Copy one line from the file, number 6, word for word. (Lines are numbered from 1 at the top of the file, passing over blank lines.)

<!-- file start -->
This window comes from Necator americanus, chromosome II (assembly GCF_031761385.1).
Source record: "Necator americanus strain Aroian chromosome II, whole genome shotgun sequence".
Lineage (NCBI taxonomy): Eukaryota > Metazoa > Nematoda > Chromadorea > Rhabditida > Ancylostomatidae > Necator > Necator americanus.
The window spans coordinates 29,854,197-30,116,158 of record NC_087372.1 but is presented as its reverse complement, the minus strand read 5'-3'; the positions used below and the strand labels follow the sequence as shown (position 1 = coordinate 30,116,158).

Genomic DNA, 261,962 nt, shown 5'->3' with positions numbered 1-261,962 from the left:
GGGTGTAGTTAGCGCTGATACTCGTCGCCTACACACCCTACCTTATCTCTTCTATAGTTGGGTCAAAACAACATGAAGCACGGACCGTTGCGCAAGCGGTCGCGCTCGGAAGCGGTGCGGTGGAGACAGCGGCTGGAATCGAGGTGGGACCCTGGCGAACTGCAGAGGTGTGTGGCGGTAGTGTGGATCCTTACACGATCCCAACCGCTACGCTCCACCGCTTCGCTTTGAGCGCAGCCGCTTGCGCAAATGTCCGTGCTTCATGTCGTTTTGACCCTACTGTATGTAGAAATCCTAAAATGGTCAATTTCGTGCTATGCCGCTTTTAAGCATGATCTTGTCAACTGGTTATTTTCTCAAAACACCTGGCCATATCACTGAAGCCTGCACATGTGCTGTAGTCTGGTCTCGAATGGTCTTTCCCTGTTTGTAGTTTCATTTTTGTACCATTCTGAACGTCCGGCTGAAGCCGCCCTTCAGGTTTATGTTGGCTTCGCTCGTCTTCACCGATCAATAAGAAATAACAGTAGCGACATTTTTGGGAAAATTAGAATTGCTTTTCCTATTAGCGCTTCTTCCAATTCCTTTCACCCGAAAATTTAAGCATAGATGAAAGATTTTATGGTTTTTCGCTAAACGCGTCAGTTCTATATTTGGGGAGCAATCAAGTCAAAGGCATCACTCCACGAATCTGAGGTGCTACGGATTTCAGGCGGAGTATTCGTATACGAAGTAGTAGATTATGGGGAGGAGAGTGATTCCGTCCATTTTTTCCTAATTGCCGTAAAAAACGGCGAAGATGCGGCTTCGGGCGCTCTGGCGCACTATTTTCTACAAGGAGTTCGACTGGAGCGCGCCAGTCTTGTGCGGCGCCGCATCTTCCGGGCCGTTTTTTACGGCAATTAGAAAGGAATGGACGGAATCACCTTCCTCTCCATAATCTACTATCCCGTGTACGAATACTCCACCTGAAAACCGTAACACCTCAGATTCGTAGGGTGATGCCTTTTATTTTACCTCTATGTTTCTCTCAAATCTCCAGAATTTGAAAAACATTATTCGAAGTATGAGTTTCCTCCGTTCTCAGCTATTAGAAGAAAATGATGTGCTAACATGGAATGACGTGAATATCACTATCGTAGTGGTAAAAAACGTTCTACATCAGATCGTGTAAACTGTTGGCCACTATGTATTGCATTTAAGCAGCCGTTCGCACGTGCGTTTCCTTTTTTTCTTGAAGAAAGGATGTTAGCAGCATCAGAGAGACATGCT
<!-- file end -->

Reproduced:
GGGTGTAGTTAGCGCTGATACTCGTCGCCTACACACCCTACCTTATCTCTTCTATAGTTGGGTCAAAACAACATGAAGCACGGACCGTTGCGCAAGCGGTCGCGCTCGGAAGCGGTGCGGTGGAGACAGCGGCTGGAATCGAGGTGGGACCCTGGCGAACTGCAGAGGTGTGTGGCGGTAGTGTGGATCCTTACACGATCCCAACCGCTACGCTCCACCGCTTCGCTTTGAGCGCAGCCGCTTGCGCAAATGTCCGTGCTTCATGTCGTTTTGACCCTACTGTATGTAGAAATCCTAAAATGGTCAATTTCGTGCTATGCCGCTTTTAAGCATGATCTTGTCAACTGGTTATTTTCTCAAAACACCTGGCCATATCACTGAAGCCTGCACATGTGCTGTAGTCTGGTCTCGAATGGTCTTTCCCTGTTTGTAGTTTCATTTTTGTACCATTCTGAACGTCCGGCTGAAGCCGCCCTTCAGGTTTATGTTGGCTTCGCTCGTCTTCACCGATCAATAAGAAATAACAGTAGCGACATTTTTGGGAAAATTAGAATTGCTTTTCCTATTAGCGCTTCTTCCAATTCCTTTCACCCGAAAATTTAAGCATAGATGAAAGATTTTATGGTTTTTCGCTAAACGCGTCAGTTCTATATTTGGGGAGCAATCAAGTCAAAGGCATCACTCCACGAATCTGAGGTGCTACGGATTTCAGGCGGAGTATTCGTATACGAAGTAGTAGATTATGGGGAGGAGAGTGATTCCGTCCATTTTTTCCTAATTGCCGTAAAAAACGGCGAAGATGCGGCTTCGGGCGCTCTGGCGCACTATTTTCTACAAGGAGTTCGACTGGAGCGCGCCAGTCTTGTGCGGCGCCGCATCTTCCGGGCCGTTTTTTACGGCAATTAGAAAGGAATGGACGGAATCACCTTCCTCTCCATAATCTACTATCCCGTGTACGAATACTCCACCTGAAAACCGTAACACCTCAGATTCGTAGGGTGATGCCTTTTATTTTACCTCTATGTTTCTCTCAAATCTCCAGAATTTGAAAAACATTATTCGAAGTATGAGTTTCCTCCGTTCTCAGCTATTAGAAGAAAATGATGTGCTAACATGGAATGACGTGAATATCACTATCGTAGTGGTAAAAAACGTTCTACATCAGATCGTGTAAACTGTTGGCCACTATGTATTGCATTTAAGCAGCCGTTCGCACGTGCGTTTCCTTTTTTTCTTGAAGAAAGGATGTTAGCAGCATCAGAGAGACATGCT